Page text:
Diindolylmethane or (DIM) is an extract derived from cruciferous vegetables like broccoli and a cabbage, so most people would assume that it’s safe. After all neither of those vegetables sound like something that would be likely to cause any notable harm, but since studies have begun to show that it can have an impact on hormone levels, there have been questions.
So Is DIM Safe?
The good news is that DIM supplements have been taken people under clinical conditions for years with no reports of serious adverse effects. However, it is essential to understand that DIM may interact with hormone levels and affect genes associated with cancer. 
Generally the initial studies which we’ll talk about shortly have shown it to be a positive modifier, but that doesn’t always mean things like this are consistent.
Safe Dosage of DIM
Generally speaking doses ranging from 108 to 900 mg have been used in several trials with no noted issues.
DIM Side Effects
It’s also worth noting that there are some common side effects of DIM supplements, which are:
- Darkening of urine
- An increase in bowel movements
Less common side are:
- Skin rash
Understanding DIM What Makes It Do Anything At All?
When we consume cruciferous vegetables, such as broccoli or cauliflower, our stomach acid breaks down a compound called indole-3-carbinol which then converts into Diindolylmethane (DIM).
This conversion is thought to occur due to the action of plant enzymes found in these vegetables. DIM has been found to influence the activity of estrogen in the body, playing a role in hormone balance. 
And whilst some estrogen in men is fine, excessive estrogen levels have been associated with health problems.
DIM is believed to have a direct effect on estrogen and its metabolism in the body. It has been shown to increase the production of "good" estrogen metabolites, such as 2-hydroxyestrone, while reducing the levels of "bad" estrogen metabolites like 16 alpha-hydroxyestrone. 
When we say bad in this case, we mean the types of molecules that break estrogen down into waste that can cause stressors on the body rather than harmless compounds.
Ultimately this means that it can be beneficial for women too as it doesn’t so much reduce metabolism of estrogen for them all together, but more how estrogen is broken down.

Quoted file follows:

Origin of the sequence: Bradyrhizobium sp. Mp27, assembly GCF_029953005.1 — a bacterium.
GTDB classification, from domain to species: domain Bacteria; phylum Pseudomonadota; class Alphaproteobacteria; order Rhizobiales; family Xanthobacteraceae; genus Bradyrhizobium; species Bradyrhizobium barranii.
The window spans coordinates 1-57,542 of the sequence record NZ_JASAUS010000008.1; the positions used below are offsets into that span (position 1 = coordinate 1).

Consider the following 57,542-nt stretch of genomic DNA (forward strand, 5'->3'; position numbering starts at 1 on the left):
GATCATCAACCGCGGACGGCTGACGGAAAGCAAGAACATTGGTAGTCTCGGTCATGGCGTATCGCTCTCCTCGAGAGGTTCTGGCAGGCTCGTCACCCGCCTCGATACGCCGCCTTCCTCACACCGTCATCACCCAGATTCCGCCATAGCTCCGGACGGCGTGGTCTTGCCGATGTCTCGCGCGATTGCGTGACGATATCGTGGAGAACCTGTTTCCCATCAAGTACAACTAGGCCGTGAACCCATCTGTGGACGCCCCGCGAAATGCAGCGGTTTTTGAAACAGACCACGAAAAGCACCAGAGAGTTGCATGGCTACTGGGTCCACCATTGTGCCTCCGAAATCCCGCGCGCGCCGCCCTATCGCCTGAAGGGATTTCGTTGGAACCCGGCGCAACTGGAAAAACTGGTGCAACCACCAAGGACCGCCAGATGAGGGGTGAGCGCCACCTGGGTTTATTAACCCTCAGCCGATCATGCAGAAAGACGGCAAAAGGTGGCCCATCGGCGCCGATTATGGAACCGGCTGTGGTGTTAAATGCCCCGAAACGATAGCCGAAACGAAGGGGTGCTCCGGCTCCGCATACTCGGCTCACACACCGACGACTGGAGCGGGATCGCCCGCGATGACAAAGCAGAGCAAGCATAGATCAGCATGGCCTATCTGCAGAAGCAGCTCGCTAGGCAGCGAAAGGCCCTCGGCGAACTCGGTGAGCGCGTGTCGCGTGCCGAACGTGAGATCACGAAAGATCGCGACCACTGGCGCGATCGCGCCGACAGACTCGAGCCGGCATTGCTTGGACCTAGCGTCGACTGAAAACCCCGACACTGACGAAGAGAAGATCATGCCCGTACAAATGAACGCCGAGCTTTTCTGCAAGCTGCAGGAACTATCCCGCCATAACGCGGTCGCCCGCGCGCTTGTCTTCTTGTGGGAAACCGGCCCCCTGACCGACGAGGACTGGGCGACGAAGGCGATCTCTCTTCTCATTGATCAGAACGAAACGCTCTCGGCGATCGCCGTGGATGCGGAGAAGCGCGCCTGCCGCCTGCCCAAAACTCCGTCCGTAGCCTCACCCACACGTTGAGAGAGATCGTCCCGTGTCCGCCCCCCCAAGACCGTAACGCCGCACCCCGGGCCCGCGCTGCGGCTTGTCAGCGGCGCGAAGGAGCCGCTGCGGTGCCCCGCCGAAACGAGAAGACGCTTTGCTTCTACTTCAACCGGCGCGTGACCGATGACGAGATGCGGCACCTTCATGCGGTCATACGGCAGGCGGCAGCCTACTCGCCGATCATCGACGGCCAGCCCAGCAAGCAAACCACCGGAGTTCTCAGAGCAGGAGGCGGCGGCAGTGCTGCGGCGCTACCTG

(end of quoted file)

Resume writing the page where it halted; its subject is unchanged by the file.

DIM and The Prostate
Prostate enlargement and prostate cancer are hormone-sensitive conditions there’s been a recent study that suggests DIM may play a role in inhibiting their development.
In a 12-month study involving men with high-grade prostatic intraepithelial neoplasia (PIN), a condition considered a precursor to prostate cancer, those given DIM supplements experienced significant improvements in prostate health and PIN. 
There’s also been a few animal and test tube studies that have shown similar results, but of course this is far from conclusive.
DIM and Women’s Health
There have been a couple of studies suggesting that DIM can reduce the risk of breast cancer, as it inhibits 16 alpha-hydroxyestrone, which we mentioned earlier. Two studies have been conducted on this, one which showed less cancer signs after one year and another study involving post-menopausal women with early-stage breast cancer found that DIM supplementation resulted in beneficial changes in estrogen levels. [5,6]
Although once again this is far from enough evidence to make any substantial conclusions.
What About Using DIM for Weight Loss?
There have been several supplements that claim DIM can help with weight loss due to it’s impact on estrogen levels, however, there have been no human studies to support these claims.
1 - https://www.ncbi.nlm.nih.gov/pmc/articles/PMC3015182/
2 - https://www.ncbi.nlm.nih.gov/pmc/articles/PMC4120774/
3 - https://pubchem.ncbi.nlm.nih.gov/compound/16alpha-Hydroxyestrone
4 - https://www.ncbi.nlm.nih.gov/pmc/articles/PMC4197384/
5 - https://www.ncbi.nlm.nih.gov/pmc/articles/PMC5571834/
6 - https://www.ncbi.nlm.nih.gov/pmc/articles/PMC7566319/